The New York Post reports that Ja Rule turned himself in at a Manhattan courthouse yesterday afternoon and will now begin a two-year prison term on gun charges:
Ja Rule had been busted in 2007, when cops searched his Maybach as he left a concert at the Upper West Side's Beacon Theatre, seizing a 40-cal unlicensed handgun found inside.
In today's plea, Ja Rule admitted that he had "dominion and control" over the gun.
"He admits that the gun was in the vehicle owned by his company, and that therefore it was in a vehicle under his control," said his lawyer, Stacey Richman.
Complicating matters was the microscopic amount of the rapper's DNA was swabbed off the gun, according to Assistant district attorney Joan Illuzzi-Orbon — making it a difficult possession case to take before a jury
Had Ja Rule gone to trial and been convicted of the top charge against him, outright criminal possession, he faced a mandatory minimum of 3 1/2 years prison.
Richman had argued that the DNA sample was too small to reliably test — and that the several cells swabbed off the gun could have been transferred there indirectly, without Ja Rule having actually handled the gun.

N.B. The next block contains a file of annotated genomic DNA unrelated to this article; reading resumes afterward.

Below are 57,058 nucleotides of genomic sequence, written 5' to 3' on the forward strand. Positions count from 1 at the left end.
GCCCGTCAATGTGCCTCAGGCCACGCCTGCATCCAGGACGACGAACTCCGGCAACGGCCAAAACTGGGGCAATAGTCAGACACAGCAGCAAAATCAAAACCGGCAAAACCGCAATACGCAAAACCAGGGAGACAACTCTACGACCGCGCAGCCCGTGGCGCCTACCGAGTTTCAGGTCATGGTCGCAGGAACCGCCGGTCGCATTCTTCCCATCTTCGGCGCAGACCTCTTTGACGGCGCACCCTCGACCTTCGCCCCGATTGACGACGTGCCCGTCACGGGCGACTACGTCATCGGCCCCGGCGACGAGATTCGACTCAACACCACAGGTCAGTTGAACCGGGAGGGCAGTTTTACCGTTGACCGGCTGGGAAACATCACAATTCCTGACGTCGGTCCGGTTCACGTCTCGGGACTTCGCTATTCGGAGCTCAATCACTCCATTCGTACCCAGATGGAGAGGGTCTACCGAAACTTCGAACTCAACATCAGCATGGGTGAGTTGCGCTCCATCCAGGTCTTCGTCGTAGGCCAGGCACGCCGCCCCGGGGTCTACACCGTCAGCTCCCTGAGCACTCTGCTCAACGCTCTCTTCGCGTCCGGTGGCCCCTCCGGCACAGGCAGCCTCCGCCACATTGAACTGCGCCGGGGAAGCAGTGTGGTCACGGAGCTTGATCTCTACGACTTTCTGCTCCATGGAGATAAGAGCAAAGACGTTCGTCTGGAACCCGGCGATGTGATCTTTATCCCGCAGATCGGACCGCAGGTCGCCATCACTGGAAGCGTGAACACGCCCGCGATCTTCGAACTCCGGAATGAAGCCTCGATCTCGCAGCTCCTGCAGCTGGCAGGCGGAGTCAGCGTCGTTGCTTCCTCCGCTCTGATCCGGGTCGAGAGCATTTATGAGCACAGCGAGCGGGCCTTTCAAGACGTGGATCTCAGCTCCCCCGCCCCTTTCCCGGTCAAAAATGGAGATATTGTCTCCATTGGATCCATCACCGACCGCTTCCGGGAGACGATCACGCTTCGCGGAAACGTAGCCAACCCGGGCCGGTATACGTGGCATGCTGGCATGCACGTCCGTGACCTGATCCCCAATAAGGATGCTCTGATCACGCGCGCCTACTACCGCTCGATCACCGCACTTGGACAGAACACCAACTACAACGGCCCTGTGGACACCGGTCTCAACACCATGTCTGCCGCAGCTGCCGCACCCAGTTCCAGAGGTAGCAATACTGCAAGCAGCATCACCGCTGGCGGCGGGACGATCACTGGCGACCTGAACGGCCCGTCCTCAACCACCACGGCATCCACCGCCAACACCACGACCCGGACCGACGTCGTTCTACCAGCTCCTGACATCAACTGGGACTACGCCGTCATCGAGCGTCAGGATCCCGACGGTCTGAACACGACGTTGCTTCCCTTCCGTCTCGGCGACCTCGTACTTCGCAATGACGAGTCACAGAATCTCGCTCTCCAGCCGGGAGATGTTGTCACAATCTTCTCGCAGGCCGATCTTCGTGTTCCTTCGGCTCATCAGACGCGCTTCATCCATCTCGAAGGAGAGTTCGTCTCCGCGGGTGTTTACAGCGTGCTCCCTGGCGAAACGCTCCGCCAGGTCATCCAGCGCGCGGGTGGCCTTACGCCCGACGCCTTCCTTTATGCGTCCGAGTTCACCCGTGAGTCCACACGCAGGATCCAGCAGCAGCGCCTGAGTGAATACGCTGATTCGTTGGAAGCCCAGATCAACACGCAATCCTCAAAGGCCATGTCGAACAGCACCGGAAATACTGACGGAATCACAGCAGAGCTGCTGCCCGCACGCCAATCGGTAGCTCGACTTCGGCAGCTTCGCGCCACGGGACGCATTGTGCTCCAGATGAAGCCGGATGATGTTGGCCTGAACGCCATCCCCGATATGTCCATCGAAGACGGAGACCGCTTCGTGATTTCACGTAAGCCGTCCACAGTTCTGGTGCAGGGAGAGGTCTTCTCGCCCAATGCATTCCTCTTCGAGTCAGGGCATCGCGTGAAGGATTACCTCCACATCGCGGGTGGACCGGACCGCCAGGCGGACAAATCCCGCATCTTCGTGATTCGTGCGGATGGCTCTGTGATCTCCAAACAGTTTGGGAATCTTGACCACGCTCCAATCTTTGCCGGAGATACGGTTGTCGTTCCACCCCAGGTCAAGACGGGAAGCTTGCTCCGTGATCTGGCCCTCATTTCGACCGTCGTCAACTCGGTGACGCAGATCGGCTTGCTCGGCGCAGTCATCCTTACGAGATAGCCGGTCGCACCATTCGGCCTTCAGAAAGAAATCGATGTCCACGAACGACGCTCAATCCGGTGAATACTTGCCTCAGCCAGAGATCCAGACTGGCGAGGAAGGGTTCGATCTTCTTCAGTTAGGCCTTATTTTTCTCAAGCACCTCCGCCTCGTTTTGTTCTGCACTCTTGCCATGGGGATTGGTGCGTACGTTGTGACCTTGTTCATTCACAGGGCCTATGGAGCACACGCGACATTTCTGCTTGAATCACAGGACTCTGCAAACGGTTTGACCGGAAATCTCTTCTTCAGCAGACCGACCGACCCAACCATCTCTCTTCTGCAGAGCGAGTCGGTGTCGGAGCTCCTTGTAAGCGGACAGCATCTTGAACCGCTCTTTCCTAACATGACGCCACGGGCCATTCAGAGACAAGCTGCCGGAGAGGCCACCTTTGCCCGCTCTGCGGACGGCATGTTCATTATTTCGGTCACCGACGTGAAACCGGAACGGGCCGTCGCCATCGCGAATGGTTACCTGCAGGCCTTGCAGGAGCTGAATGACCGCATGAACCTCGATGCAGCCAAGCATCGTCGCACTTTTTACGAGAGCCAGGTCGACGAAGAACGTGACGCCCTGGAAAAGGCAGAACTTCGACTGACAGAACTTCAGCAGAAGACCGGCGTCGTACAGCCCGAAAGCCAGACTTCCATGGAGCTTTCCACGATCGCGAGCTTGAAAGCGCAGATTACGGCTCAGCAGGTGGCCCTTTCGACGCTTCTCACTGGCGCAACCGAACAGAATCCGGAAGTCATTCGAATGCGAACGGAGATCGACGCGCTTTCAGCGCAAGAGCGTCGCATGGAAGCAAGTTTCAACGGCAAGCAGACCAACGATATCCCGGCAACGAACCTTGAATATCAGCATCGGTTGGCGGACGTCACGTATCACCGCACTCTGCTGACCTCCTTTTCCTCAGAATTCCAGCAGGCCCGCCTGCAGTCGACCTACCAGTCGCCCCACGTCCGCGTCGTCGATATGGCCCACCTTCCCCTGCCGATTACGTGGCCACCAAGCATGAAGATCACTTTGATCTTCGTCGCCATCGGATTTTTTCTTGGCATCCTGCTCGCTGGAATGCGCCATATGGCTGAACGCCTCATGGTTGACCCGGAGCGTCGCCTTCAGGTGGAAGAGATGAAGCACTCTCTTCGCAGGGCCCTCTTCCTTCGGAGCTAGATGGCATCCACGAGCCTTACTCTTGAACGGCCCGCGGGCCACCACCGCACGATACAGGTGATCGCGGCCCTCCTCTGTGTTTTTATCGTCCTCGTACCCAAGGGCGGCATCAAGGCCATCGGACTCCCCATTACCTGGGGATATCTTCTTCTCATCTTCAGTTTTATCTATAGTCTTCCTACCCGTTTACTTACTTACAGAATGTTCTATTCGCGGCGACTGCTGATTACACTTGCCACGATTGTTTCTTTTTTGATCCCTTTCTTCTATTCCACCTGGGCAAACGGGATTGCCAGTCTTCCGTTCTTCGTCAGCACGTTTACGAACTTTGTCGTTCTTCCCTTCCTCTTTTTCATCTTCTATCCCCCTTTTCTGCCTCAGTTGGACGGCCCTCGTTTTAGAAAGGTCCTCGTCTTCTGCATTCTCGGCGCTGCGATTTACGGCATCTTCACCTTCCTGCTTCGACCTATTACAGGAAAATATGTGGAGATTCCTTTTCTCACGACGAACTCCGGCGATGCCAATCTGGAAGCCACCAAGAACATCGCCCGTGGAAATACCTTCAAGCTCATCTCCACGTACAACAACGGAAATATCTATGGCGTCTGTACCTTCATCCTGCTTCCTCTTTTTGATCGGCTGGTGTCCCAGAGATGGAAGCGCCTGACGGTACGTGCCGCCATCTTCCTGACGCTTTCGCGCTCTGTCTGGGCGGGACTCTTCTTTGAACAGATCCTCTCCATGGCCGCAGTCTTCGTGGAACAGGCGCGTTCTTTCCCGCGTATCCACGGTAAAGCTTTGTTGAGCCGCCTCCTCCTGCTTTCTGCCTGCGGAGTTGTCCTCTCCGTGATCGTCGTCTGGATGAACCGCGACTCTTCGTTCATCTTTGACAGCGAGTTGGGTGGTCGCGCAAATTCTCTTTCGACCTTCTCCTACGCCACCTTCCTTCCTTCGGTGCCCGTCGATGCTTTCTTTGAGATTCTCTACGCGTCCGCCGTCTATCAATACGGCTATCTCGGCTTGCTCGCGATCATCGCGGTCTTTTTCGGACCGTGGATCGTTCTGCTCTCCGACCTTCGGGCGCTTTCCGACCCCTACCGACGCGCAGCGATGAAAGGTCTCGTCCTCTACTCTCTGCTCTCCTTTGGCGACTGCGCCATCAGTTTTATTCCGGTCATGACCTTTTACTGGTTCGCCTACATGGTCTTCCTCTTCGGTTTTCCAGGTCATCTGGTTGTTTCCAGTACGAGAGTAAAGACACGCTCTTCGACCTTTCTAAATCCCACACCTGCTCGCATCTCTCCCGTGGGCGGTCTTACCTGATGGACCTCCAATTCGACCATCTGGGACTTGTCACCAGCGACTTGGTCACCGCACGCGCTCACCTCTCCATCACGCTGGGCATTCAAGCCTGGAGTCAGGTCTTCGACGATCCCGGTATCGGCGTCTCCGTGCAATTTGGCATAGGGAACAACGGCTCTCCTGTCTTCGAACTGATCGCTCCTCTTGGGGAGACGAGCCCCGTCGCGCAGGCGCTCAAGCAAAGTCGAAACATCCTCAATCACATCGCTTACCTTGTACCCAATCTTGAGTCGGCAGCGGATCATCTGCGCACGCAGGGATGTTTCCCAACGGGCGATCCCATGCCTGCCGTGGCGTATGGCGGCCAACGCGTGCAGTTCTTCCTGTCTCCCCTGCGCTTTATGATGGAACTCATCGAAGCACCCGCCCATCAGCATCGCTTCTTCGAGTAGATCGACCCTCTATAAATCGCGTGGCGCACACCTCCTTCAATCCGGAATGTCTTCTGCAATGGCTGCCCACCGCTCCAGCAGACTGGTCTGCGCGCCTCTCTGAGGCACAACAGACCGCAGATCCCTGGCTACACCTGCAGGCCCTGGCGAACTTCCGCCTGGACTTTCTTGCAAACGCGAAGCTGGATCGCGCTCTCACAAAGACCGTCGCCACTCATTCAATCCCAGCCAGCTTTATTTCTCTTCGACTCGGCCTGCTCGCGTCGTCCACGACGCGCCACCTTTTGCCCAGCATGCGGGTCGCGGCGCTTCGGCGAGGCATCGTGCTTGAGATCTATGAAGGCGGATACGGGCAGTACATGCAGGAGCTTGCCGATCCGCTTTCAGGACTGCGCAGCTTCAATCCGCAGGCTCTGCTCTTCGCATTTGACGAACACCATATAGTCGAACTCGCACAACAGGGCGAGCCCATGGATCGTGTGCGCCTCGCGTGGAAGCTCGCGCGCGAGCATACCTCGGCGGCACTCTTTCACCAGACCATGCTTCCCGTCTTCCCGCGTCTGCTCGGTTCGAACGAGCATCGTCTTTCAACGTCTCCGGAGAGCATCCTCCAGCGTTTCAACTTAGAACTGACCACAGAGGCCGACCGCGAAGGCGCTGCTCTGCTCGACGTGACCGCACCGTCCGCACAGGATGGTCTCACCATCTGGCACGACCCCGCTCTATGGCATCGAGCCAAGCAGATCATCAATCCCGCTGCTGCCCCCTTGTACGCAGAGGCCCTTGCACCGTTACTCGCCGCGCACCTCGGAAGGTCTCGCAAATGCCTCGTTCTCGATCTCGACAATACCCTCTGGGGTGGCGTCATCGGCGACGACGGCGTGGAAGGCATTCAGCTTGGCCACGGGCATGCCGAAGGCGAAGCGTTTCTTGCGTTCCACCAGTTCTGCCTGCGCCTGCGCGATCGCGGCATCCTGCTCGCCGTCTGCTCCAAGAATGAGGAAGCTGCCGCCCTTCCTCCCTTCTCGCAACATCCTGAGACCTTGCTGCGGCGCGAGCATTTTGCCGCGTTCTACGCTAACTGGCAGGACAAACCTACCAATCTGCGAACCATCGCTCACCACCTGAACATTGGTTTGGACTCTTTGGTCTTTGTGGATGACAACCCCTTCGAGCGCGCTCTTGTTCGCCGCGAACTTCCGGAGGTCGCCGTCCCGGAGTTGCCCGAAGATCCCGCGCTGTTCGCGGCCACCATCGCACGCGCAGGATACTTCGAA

The sentencing set off a conversation about the merits of the gun-control legislation that landed the rapper behind bars. "This gun law has done nothing to fight the blight of gun violence in our city. Gun violence will always be a problem because we have failed to educate our youth in all communities of the dangers of guns. The guns are still there," his attorney argued.
Meanwhile, Manhattan District Attorney Cyrus Vance celebrated the result, saying, "Whether you are a Grammy-nominated musician or a teenager carrying a gun for a friend, justice is blind. This sentence should put all illegal-gun owners in New York on notice.”
But Ja Rule declined to weigh in on the policy issues raised by his case. According to the Post, he signed autographs in the hallway outside the courtroom and bid a temporary farewell to family and fans with "See you in 18" (referring to his likely actual time behind bars, with good behavior) and "One love."
Read more at the New York Post.
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